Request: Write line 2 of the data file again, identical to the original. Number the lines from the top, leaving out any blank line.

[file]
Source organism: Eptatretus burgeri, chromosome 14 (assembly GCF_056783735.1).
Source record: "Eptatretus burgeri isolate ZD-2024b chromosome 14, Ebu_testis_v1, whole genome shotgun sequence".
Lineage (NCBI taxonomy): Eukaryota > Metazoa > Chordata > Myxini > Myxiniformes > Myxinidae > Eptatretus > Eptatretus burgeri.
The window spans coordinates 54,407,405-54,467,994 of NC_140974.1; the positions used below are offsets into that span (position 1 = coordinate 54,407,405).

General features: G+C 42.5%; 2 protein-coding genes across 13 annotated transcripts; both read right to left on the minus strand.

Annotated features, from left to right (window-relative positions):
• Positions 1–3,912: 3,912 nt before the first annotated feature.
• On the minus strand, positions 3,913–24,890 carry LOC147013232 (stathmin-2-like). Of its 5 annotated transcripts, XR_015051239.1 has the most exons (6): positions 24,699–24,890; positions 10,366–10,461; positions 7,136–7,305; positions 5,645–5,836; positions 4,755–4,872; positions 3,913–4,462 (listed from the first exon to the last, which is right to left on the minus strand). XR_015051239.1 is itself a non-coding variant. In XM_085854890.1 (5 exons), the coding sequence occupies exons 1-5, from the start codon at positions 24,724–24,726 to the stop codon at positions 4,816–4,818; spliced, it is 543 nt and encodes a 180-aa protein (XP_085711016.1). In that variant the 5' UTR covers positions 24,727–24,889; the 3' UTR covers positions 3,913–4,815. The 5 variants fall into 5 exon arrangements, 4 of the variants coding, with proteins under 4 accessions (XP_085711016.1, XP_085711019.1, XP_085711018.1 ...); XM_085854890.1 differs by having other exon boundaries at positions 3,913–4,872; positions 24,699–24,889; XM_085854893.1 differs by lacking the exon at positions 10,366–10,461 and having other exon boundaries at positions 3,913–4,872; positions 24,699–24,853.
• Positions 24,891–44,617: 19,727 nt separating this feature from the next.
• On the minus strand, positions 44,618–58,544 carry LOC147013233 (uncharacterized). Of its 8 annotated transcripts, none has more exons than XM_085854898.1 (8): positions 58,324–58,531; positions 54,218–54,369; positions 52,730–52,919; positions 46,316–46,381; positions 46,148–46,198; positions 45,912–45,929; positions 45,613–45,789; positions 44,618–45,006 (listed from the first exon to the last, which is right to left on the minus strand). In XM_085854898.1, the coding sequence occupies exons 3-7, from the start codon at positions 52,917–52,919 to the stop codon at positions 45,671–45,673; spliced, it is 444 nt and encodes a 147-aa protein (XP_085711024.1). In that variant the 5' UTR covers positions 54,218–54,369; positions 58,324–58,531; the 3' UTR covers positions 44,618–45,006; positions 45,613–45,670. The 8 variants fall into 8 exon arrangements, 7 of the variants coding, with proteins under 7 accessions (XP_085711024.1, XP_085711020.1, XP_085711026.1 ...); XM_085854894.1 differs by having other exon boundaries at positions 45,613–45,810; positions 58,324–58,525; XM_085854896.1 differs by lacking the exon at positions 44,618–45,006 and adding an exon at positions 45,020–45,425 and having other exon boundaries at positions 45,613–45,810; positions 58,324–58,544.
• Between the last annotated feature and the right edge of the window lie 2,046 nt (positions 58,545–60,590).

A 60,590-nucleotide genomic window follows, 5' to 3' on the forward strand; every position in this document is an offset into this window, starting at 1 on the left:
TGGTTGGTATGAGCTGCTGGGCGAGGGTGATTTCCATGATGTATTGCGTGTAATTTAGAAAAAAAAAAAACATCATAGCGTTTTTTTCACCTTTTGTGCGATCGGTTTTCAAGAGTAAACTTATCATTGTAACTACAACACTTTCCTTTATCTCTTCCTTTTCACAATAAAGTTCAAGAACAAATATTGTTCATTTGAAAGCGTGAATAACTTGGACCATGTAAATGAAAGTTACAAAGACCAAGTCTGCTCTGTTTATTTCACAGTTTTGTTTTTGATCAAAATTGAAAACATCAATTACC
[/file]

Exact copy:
Source record: "Eptatretus burgeri isolate ZD-2024b chromosome 14, Ebu_testis_v1, whole genome shotgun sequence".